What's that you say? You want something cheap and healthy? Pbbttth, the solar radiation will probably have you dying of cancer by age 60 anyways. But, to improve your chances of surviving into dotage, here's an option: pack your own lunch. You can pack fruits and salads and whole-grain sandwiches, fresh from your own refrigerator. You'll need a big insulated lunch bag and some industrial-sized ice packs. Even then, you may not be able to pack for an entire four day trip. Still, your first few days will be yummy and (more importantly) cheap. If you have a Canadian layover, be aware that customs officials might confiscate your food. They'd rather you take your chances with Mad Cow Disease in the local beef.
Back to College!
As an alternative to lugging around a lunch pail along with your overnight bag and flight kit and laptop bag, you can throw a few packs of ramen in your overnight bag. It got you through college, it can get you through your regional years! You just need to scrape together $10 to buy a pallet at Costco, after that it gets cheap.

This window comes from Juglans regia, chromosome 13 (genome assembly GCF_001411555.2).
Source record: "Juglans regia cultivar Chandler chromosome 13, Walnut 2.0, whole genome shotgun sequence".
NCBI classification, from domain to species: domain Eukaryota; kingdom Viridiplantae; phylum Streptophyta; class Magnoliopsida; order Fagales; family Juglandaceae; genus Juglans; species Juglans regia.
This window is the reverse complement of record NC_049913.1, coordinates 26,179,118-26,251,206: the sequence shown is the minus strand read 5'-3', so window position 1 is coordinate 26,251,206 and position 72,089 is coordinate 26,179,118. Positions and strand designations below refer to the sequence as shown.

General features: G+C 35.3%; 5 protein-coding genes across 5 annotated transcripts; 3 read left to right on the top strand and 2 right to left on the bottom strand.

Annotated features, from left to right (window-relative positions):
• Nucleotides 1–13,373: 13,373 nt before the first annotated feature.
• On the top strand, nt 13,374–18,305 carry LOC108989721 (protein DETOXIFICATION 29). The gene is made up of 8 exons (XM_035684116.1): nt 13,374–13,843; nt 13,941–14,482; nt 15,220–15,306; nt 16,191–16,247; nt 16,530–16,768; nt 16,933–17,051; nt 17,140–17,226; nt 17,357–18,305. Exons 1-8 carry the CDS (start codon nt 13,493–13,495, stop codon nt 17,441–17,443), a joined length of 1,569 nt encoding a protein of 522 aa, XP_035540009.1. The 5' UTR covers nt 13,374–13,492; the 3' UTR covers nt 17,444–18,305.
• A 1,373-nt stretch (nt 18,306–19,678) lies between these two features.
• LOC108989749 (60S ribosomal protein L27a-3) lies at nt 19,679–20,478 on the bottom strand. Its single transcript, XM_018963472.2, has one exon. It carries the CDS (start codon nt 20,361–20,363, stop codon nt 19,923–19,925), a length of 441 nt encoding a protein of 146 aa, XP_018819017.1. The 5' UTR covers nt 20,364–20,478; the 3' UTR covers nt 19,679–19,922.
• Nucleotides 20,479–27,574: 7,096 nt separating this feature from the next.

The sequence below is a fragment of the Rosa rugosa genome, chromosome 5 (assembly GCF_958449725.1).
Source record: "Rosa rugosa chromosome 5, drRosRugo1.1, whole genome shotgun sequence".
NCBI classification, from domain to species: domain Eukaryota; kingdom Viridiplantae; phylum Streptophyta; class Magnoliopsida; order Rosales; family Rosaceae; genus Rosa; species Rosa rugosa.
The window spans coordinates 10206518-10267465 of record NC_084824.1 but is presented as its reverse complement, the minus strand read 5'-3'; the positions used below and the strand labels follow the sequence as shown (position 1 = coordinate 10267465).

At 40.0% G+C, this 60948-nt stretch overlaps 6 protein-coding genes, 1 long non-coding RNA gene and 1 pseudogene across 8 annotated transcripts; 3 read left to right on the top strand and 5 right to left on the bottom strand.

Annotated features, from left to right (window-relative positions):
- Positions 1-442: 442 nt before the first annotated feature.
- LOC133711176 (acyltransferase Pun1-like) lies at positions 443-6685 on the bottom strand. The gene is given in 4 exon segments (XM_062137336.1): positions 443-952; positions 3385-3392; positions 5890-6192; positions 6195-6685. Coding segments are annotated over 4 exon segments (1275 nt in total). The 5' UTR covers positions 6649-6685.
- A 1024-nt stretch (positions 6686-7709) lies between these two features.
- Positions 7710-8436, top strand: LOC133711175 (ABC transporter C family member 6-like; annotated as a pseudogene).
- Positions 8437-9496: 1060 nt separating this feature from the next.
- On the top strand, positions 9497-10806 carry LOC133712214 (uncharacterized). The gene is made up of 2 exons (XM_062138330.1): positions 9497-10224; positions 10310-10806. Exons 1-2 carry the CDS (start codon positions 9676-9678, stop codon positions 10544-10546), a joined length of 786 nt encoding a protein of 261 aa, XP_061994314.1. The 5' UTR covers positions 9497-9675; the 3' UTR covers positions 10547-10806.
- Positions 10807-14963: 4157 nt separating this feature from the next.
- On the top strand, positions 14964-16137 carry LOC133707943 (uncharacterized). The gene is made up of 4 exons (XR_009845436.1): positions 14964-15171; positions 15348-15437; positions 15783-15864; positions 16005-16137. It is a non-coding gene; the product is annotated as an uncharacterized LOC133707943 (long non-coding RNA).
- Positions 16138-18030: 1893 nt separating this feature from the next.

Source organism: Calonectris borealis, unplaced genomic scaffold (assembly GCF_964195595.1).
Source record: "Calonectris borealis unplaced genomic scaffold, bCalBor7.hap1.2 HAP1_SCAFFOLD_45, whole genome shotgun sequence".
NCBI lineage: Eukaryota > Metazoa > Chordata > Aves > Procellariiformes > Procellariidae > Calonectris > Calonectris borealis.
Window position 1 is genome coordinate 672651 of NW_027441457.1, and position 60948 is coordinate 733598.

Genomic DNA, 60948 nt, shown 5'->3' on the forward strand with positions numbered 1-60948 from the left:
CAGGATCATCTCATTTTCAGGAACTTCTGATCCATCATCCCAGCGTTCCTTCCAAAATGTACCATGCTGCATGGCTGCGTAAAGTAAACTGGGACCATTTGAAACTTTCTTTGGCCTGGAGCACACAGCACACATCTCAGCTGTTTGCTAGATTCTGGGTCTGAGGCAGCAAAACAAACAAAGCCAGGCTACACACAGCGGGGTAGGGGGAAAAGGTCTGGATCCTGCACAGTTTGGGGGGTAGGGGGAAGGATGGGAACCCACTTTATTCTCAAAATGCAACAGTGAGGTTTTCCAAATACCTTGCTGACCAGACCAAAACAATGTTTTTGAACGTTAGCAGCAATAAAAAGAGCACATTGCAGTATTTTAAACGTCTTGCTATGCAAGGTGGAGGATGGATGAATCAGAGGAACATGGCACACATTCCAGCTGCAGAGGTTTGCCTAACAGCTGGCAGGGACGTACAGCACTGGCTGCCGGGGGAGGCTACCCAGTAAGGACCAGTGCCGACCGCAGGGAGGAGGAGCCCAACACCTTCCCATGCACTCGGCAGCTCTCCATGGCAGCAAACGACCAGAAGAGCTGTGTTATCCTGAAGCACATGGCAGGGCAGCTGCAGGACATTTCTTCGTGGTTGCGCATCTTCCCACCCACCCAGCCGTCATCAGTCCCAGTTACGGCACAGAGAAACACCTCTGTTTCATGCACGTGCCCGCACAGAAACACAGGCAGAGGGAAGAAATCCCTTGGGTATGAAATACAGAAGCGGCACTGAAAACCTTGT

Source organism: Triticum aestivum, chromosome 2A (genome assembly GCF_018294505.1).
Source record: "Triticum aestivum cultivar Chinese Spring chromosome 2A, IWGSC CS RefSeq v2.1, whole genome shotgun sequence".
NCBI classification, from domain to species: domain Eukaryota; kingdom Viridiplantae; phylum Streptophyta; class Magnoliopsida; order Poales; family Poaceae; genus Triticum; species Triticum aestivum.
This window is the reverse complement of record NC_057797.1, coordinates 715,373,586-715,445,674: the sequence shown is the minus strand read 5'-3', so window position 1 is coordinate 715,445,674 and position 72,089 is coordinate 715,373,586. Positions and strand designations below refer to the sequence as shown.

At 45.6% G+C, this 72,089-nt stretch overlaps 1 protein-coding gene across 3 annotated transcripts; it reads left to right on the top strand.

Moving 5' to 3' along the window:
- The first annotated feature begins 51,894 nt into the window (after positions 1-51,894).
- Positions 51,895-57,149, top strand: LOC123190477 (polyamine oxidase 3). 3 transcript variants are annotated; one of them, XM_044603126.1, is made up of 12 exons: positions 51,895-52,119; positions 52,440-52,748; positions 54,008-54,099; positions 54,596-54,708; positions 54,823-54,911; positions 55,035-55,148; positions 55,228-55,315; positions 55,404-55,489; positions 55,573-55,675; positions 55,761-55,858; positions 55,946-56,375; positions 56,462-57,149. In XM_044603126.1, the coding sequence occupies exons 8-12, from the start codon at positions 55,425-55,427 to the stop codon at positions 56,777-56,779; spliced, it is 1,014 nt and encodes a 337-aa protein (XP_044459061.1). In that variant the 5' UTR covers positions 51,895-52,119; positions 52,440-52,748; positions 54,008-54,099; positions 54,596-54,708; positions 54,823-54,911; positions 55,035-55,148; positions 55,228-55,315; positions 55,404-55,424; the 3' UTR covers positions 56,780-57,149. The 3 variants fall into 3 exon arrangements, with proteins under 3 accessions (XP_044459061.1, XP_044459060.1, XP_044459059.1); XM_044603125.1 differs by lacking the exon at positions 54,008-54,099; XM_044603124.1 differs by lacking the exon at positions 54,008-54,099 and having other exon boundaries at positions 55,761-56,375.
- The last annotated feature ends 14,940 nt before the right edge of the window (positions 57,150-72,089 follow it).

Raid the Supermarket.
You don't neccessarily need to bring your dinner with you, since most layover hotels tend to be surrounded by the various trappings of american civilization, including the cavernous supermarket. Buying a whole loaf of bread with a cheese wheel and a half of ham might be going overboard, but you can usually find relatively healthy fresh sandwiches in the deli section. Save $.10 with your Ralph's card!!!
Free Food Makes Happy Hour Happy.